The Benefits Of Going Cashless

Beyond convenience, greater use of electronic payment has plenty more benefits for consumers, companies and government.
The Benefits Of Going Cashless

1. Saves time and money

Companies and governments can be more efficient and reduce costs by getting rid of low-value and manual work such as reconciling cash amounts. The cost of all that counting, and other work associated with handling cash, can be surprisingly high. In Ireland, for example, the government estimates that the production, administration and security for cash and cheques costs about 1.4% (€418 million, or S$940 million) of its Gross National Product.

And here in Singapore, Mr Menon said that it costs as much as S$1.50 to process each cheque, and the cost is “just as real in the transportation, collection, delivery and protection [of cash]”. Going cashless would reduce such costs. The National Council of Social Service, for example, has raised funds for the Community Chest using ez-link card readers built into MRT station posters and mobile card readers during large community events. Collecting donations electronically, instead of traditionally with tin cans, removed the need for laborious coin counting afterwards.

2. No cash equals less crime?

The Benefits Of Going Cashless

Businesses could avoid another cost too: cash theft that cuts into their profits. In the US, Tufts University Senior Associate Dean Bhaskar Chakravorti found that “theft risk constitutes the overwhelming majority of businesses’ costs of cash”, bleeding retailers US$40 billion annually, or nearly 1% of revenues. The cost of security measures is an additional 0.46% of revenues. People not having to handle large sums of cash likely increases public safety too. A 2014 study in the US state of Missouri found that burglary and assault dropped by nearly 10% after the government shifted payments for social welfare benefits from cash to electronic transfers, because it reduced the amount of cash available to be taken or used for illegal purposes.

In Singapore, if consumers as well as businesses, such as hawkers, no longer have to haul cash to the bank, the chances of robbery would decrease. On the other hand, in electronic payment, the incidences of fraud, identity theft and online scams can also increase. Cybersecurity measures will be needed to prevent these, while consumers must beware of potential pitfalls.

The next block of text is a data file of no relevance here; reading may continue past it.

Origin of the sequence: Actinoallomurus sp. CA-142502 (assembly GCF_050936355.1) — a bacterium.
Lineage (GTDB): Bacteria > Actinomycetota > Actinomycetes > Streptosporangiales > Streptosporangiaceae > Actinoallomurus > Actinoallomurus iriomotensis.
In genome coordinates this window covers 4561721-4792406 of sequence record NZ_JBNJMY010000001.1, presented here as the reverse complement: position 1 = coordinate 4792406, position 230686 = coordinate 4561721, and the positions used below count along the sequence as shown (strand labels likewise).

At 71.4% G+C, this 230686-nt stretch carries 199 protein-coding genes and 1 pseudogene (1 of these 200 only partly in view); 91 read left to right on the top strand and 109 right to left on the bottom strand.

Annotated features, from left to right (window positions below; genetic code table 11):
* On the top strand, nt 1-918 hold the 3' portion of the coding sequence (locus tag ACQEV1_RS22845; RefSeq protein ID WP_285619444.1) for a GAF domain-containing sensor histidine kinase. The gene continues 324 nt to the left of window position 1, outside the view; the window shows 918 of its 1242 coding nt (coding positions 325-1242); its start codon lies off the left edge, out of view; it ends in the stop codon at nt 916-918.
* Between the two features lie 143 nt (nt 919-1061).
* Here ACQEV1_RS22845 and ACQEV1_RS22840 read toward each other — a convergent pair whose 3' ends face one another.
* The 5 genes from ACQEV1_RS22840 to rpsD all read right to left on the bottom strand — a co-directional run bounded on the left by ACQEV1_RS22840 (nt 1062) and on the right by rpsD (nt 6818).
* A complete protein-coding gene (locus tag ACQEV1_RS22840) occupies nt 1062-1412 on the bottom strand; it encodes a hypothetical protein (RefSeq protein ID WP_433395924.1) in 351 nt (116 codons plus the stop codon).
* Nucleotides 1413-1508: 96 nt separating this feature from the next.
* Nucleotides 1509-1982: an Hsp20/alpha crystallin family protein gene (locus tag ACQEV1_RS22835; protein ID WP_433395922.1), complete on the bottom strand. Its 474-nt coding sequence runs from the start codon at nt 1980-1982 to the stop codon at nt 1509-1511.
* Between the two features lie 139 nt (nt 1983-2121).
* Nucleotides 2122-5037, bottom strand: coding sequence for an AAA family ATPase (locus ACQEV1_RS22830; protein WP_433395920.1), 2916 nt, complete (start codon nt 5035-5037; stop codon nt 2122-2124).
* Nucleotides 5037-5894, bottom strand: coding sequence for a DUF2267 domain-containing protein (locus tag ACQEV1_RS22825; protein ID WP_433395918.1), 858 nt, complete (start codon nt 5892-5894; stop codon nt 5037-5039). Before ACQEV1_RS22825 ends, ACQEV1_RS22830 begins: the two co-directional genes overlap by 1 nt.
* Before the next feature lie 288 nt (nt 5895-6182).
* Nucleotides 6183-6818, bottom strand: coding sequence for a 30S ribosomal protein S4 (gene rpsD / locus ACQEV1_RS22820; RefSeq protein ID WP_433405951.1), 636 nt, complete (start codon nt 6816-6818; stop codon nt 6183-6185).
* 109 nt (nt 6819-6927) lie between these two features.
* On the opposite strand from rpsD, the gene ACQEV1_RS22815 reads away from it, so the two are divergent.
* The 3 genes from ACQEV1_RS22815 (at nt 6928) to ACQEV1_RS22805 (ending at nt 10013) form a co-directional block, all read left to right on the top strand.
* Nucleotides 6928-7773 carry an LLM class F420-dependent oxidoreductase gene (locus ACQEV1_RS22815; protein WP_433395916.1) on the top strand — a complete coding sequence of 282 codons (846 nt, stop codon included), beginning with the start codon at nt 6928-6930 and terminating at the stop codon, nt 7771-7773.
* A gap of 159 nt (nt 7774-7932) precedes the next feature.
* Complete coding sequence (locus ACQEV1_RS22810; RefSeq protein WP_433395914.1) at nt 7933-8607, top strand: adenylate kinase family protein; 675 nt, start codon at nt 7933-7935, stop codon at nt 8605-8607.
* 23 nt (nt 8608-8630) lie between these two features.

The government is a still big user of cash and cheques for receiving and disbursing payments, Mr Mohanty told Challenge.

3. Less cash equals more data

The Benefits Of Going Cashless

Public officers can also use the far more extensive data coming from electronic payments to analyse and improve policy. Using payments data to identify and predict patterns of commercial activity can lead to more inclusive and sustainable urban planning for housing, transportation and energy management, a research by MasterCard found.

Currently, two-thirds of workers in Singapore receive their salaries electronically, according to the Ministry of Manpower. Many foreign workers, especially in the construction and marine sectors, still prefer to be paid in cash. If their salaries are paid electronically, however, agencies could better track whether they have been paid and workers would be able to remit money home more easily.

4. More spending equals economic growth

The Benefits Of Going Cashless

On a broader national basis, card payments boost economic growth. Higher card usage contributed about US$296 billion to consumption globally between 2011 and 2015, a 0.1% increase in global Gross Domestic Product (GDP), according to economic research group Moody’s Analytics. Shopping becomes much easier with a slew of payment options, from online with cards and through mobile phones. The convenience of cashless payments gives rise to more spontaneous buying.

In Singapore, Moody’s said that card usage added 0.1% to GDP, which would be about S$400 million per year. That extra spending also results in more jobs created, since companies need extra staff to handle the higher demand for goods and services. At the same time, the public should be made aware of the risks of debt from overspending.

Read the other stories on going cashless:

    Jul 1, 2016
    Richard Hartung
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